Lou Piniella’s long and colorful career has spanned 48 years, from an aggressive outfielder with a sharp batting eye to a successful manager whose highlight-reel base-throwing tantrums sometimes overshadowed his baseball acumen.His family, from his relatives to his teammates and players, always has come first. And that’s why the leader of the Cubs decided to step down after Sunday’s game against the Atlanta Braves — he wants to spend more time with his ailing mother.”My mom needs me home and that’s where I’m going,” Piniella said before one last game in the dugout.The Cubs couldn’t send Piniella out a winner, playing some sloppy baseball and losing to the Braves 16-5 to fall 23 games under .500. After Sam Fuld grounded into a game-ending double play, Piniella took off his cap and shook it in the direction of the Atlanta dugout, apparently to say goodbye to fellow retiring manager Bobby Cox. Many in the crowd of 37,518 had already left Wrigley Field. Piniella said last month he planned to retire at the end of the season and reiterated his plans just Saturday. But he missed four games in August to be with his mom in Florida and decided this weekend his divided attention wasn’t helping anyone. “She hasn’t gotten any better since I’ve been here,” said Piniella, who turns 67 on Saturday. “She’s had a couple other complications, and rather than continue to go home, come back, it’s not fair to the team, it’s not fair to the players. So the best thing is just to step down and go home and take care of my mother.” The surprising announcement — made in a team handout Sunday morning after Piniella had repeatedly insisted he would finish the season — led to a memorable scene when Piniella brought the lineup card to home plate and greeted Cox who empathized with his counterpart. “It’s in your blood that long, but Lou’s mom is in ill health,” Cox said before the game. “It’s a sad day for me because I kept on thinking that Lou would be back, not here but somewhere else.” Piniella and Cox shook hands after they reached the plate, hugged each other and exchanged back slaps as Piniella’s No. 41 was posted on the center-field scoreboard.Cox was announced to the crowd and took his cap off and waved it to the fans.Then the public address announcer ran down Piniella’s achievements as he stood at the plate, and scattered cheers of “Louuu” could be heard throughout the crowd.After Piniella and Cox posed for a picture with the umpires, the managers hugged each other again. Piniella then headed to the dugout and, as the cheers got louder, took off his cap, waved it to the crowd and began to clap for the fans.When Piniella made the first of three trips to the mound in the seventh inning to change pitchers, fans behind the dugout gave him a standing ovation as he came off the field and he acknowledged them with a little wave of his hand.Third base coach Mike Quade was promoted to interim manager, getting the nod over bench coach Alan Trammell, who was thought to have been a candidate to succeed Piniella next season. But general manager Jim Hendry said Trammell was not going to be considered for the job, so Quade was selected to finish out the season.Piniella met with his team to let them know he was leaving and it was very emotional, despite the Cubs’ terribly disappointing season – two years after they had the best record in the NL.”I wish we would’ve played better for him,” reliever Sean Marshall said. “You hate to see stuff like that. You hate to see a grown man kind of tear up like that, it just shows his heart for winning and his drive for baseball and his family.” Piniella finished with an overall record was 1,835-1,713. He trailed only Tony La Russa, Cox and Joe Torre in victories among active managers. Piniella’s record with the Cubs was 316-293. Under the mellowed skipper, the Cubs won consecutive NL Central titles in 2007-08, but missed the playoffs last year and slipped back even further this season with a new owner, Tom Ricketts, in charge. “I’ve enjoyed it here,” Piniella said. “In four wonderful years I’ve made a lot of friends and had some success here, this year has been a little bit of a struggle. But, look. Family is important, it comes first.” In 18 years in the majors as a player — he had a .291 career batting average — and another 22 as a manager, Piniella made five trips to the World Series and has three championship rings. He began his professional playing career in 1962. “It’s a very tough day for him, very emotional,” Hendry said of the man he hired four years ago to replace Dusty Baker. “There has been some times the last couple of months where he knew his family was possibly going to need him. He certainly didn’t want to go out before the end of the year, but it’s just at the point now where he need to be home with his mother and his family.” Piniella began managing in 1986 with the Yankees and lasted three years, including a stint as general manager. He managed the Reds from 1990-92, leading them to a World Series championship in his first season. He also got national attention during his time there for a clubhouse wrestling match with reliever Rob Dibble, who downplayed the incident and said “we’ve been family ever since.” After Cincinnati, Piniella had a long run in Seattle, where his teams won at least 90 games four times and 116 in 2001. The three-time manager of the year also spent three seasons in Tampa Bay’s dugout, but he questioned his hometown team’s commitment to winning at the time before the team bought out the final year of his four-year contract. The Cubs won 97 games under Piniella in 2008, but were swept out of the playoffs for the second straight year and it’s been mostly downhill since that successful run.What Cub fans saw for the most part was a more reserved Piniella, although he did have one dirt-kicking meltdown with umpire Mark Wegner early in his first season and soon thereafter the Cubs took off and eventually overtook the Milwaukee Brewers to win the NL Central in 2007.Piniella joined the Cubs after doing some TV work, looking for a final challenge and hoping — like so many before him — that he would be the manager to bring the Cubs a long-awaited championship. The Cubs’ last World Series appearance came in 1945, their last World Series winner in 1908. It didn’t happen, despite the promising first two seasons. “It’s a tough job. But, look. I mean. They’re going to win here. They’ve got a family owned business now,” Piniella said.”The Ricketts family is going to do what they need to do to get this thing to where it can win. They’re going to give it the care that it deserves. When I took this job I didn’t call anybody. I came here and did the best I could for as long as I’ve been here. That’s all you can do,” he added.Piniella said he would look back later.”I’ll have plenty of time to reflect, I will,” he said. “I’ve enjoyed it. It’s a wonderful place to work and wonderful people to work with and for. To end a career in a place like Wrigley in a city like Chicago with these wonderful fans, I couldn’t be more appreciative to the Cub organization.”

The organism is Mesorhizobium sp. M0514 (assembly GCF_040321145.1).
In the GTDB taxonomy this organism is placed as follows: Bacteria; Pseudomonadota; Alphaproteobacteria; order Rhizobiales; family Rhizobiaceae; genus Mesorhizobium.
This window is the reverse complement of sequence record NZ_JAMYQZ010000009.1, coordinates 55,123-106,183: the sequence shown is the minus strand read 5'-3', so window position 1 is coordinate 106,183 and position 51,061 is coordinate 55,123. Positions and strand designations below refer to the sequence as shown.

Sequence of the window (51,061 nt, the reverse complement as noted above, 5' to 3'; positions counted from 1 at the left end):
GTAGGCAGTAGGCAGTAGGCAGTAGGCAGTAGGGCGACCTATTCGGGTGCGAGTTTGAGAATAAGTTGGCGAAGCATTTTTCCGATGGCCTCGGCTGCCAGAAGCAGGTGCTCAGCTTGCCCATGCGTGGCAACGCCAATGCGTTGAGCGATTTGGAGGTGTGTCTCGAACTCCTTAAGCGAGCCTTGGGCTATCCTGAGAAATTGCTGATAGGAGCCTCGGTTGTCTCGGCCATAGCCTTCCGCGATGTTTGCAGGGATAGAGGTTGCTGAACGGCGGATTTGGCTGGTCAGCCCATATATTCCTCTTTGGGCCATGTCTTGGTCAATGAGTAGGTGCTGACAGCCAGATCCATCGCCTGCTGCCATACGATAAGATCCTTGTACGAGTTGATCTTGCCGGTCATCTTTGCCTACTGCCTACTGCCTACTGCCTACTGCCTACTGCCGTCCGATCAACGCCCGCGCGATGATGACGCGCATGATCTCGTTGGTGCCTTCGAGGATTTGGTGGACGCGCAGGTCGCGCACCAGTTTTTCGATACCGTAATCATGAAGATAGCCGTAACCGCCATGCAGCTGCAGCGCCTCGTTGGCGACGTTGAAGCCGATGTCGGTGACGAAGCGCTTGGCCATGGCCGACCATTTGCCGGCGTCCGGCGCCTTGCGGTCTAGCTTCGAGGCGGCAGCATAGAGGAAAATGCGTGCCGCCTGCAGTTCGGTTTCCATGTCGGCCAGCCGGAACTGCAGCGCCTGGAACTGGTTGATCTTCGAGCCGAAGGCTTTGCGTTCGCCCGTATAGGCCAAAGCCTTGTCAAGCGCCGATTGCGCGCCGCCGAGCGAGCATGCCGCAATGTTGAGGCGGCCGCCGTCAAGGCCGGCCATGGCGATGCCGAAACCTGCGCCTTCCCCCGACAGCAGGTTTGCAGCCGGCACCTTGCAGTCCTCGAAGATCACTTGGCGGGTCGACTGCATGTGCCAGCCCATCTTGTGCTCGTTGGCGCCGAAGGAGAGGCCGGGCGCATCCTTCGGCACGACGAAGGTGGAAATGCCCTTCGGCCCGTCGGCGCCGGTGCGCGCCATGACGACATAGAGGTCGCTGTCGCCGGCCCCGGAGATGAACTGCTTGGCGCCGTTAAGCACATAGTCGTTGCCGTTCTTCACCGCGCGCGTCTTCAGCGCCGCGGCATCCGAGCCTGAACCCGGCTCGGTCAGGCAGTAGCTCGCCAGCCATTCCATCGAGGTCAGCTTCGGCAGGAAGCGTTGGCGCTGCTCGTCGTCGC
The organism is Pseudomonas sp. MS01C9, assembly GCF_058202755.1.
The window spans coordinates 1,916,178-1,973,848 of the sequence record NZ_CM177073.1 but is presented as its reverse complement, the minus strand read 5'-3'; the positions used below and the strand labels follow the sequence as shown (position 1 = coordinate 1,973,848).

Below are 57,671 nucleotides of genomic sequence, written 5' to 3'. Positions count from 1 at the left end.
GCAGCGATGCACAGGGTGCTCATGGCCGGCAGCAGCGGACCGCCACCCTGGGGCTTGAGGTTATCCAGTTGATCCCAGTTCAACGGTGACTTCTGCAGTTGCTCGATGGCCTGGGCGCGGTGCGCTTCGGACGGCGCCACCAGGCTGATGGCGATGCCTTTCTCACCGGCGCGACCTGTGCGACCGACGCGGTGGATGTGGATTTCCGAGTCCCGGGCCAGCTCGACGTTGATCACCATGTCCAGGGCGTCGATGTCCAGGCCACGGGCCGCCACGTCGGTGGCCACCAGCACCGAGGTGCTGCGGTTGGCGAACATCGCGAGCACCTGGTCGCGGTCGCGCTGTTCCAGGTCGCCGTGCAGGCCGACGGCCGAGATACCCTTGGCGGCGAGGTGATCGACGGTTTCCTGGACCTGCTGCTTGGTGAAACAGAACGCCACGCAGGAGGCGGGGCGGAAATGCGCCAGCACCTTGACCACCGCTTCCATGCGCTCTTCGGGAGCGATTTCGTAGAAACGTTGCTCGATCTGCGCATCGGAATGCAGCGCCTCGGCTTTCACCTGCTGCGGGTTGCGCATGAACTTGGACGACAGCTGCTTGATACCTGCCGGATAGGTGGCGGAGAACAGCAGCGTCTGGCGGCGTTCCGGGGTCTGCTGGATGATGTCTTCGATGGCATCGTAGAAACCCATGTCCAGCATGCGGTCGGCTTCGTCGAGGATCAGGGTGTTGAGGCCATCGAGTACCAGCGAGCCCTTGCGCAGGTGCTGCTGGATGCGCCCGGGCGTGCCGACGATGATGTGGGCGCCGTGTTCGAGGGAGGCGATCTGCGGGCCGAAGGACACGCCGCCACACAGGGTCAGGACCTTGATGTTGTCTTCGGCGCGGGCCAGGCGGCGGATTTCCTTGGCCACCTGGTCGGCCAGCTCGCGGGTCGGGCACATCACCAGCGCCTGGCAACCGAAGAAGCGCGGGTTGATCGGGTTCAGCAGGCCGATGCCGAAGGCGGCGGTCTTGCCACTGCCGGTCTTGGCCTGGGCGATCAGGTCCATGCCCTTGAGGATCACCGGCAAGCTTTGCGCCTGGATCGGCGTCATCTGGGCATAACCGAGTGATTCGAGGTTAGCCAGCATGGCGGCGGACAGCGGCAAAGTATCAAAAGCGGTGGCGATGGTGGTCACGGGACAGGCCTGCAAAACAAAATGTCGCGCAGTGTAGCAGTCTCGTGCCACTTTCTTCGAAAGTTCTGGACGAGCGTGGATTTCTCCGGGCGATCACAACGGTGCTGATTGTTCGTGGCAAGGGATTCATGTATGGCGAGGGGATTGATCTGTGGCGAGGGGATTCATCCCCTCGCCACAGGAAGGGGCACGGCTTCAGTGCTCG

KANSAS CITY—Jason Kendall hit a game-ending single with two outs in the 10th inning, giving the Kansas City Royals a 3-2 victory over the White Sox on Sunday in the teams’ third extra-inning game in less than 24 hours.Gregor Blanco walked with two outs and stole second and third before Kendall delivered the hit to left-center off Scott Linebrink (1-1).The Royals and White Sox played three games totaling 9 hours, 32 minutes and 31 innings. They split a doubleheader Saturday night, the first game going 11 innings and the second 10, that did not end until 1:11 a.m. CT on Sunday morning.The last time the Royals played three consecutive extra-innings game was June 9-11, 2000, against the Pittsburgh Pirates.